Gov. Christie’s announcement that state Attorney General Jeff Chiesa would temporarily take over the late Frank Lautenberg’s seat in the U.S. Senate is causing ripple effects in New Jersey’s political landscape. To discuss the repercussions for state and federal elections, NJ Today Managing Editor Mike Schneider spoke with Brigid Callahan Harrison, Professor of Political Science & Law at Montclair State University.
Harrison described the Christie’s decision as evidence of the governor’s enormous political talents.
“I mean he avoided now getting involved in an inter-party squabble couple months before his own election chance,” she said. “No matter who he selected if he had chosen someone who was going to be on the ballot he would have alienated 4 or 5 others who wanted that seat, and they’re all up for legislative district elections. He wants to make sure they’re all pulling for him as well as their legislators.”
Speculation about Republican candidates became suddenly subdued after the Chiesa announcement, Harrison observed.
“Yesterday, we were talking about all kinds of candidates from state Sen. Kyrillos, state Sen. Tom Kean, Jr., a couple of different members of the Assembly,” she said. The wrinkle for those gentleman, she added, would be that they would have to relinquish their “really safe” legislative district seats in order to run.
It’s a completely different story on the Democratic front. Heavy hitters like Cory Booker, Frank Pallone and Rush Holt have already made their intentions known.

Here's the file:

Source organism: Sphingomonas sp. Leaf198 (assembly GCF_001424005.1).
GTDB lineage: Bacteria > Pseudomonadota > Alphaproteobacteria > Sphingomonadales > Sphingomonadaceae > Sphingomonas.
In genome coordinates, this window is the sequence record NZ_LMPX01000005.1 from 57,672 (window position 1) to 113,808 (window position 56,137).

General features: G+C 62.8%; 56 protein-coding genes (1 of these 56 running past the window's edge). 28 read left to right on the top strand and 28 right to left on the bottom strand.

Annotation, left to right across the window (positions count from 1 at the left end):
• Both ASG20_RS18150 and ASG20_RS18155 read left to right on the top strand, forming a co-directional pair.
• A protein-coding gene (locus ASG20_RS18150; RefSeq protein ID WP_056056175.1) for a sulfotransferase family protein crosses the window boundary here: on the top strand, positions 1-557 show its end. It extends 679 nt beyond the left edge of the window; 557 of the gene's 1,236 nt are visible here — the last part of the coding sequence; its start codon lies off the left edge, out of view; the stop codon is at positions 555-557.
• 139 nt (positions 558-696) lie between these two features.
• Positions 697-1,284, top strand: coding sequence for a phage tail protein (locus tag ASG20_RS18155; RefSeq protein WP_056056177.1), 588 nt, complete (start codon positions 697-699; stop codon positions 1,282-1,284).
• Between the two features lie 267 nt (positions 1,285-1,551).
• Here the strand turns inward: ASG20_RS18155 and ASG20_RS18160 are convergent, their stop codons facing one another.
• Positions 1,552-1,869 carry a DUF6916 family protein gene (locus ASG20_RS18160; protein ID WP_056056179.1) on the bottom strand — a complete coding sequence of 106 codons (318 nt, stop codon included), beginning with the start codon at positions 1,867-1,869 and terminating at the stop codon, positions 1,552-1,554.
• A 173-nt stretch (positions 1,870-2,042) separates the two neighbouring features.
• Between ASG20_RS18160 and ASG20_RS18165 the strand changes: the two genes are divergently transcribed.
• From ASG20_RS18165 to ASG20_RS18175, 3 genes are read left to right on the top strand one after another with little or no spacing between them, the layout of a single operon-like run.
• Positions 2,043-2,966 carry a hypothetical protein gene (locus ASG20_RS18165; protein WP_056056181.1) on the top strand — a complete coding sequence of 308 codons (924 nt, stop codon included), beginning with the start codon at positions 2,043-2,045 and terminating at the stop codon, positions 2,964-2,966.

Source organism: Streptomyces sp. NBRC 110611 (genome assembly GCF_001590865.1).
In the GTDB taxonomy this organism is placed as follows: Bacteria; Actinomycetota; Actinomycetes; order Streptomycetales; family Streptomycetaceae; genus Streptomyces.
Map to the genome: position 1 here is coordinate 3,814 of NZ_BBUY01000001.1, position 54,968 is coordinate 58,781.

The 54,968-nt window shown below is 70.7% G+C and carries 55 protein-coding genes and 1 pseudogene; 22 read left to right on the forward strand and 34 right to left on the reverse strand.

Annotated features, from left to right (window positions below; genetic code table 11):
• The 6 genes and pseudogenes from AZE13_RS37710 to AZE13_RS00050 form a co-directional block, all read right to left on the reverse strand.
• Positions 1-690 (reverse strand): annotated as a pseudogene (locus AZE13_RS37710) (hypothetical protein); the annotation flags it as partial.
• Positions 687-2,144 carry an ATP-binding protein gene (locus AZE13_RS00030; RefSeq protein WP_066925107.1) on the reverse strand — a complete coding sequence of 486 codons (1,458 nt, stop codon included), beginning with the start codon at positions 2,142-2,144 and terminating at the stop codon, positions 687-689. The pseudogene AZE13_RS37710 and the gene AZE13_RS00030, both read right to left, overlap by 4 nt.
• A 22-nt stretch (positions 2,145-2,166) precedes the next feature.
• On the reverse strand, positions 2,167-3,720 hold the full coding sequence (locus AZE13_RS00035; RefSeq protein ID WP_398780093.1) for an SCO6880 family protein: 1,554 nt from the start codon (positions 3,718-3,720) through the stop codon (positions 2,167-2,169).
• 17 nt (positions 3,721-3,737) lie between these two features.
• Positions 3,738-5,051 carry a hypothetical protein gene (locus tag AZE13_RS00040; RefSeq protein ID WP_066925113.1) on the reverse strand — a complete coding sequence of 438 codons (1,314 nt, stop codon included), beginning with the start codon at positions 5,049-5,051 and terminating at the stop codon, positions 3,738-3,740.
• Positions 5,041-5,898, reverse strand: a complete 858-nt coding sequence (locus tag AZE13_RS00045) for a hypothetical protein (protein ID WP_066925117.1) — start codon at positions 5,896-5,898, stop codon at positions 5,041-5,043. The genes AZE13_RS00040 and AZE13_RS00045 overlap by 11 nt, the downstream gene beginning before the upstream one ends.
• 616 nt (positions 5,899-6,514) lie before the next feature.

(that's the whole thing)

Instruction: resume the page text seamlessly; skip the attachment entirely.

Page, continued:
Assembly Speaker Sheila Oliver coyly indicated to Mike Schneider that she would run.
While Oliver is very well-known in her district, Harrison said that it’s uncertain if she has what it takes to win against the Mayor of Newark.
“I don’t know that if she has either the financial resources, the street organization or the name recognition that Cory Booker brings to the table,” according to Harrison. “The reality is that it would be an uphill battle for anybody against Cory Booker. He is a national figure, and in many circles, he’s viewed like a rock star. He already has $2 million in the bank right now and that’s only second to Frank Pallone who doesn’t enjoy the same kind of name recognition that he has.”
Going back to the selection of Chiesa as a temporary placeholder in the U.S. Senate, Harrison the governor was motivated by his own political interest.
“He’s doing it for political reasons despite the populous spin that he is trying to put on it,” said Harrison. “It’s costing taxpayers $1.2 million a day for Mr. Chiesa to be in the Senate for 20 days including weekends.”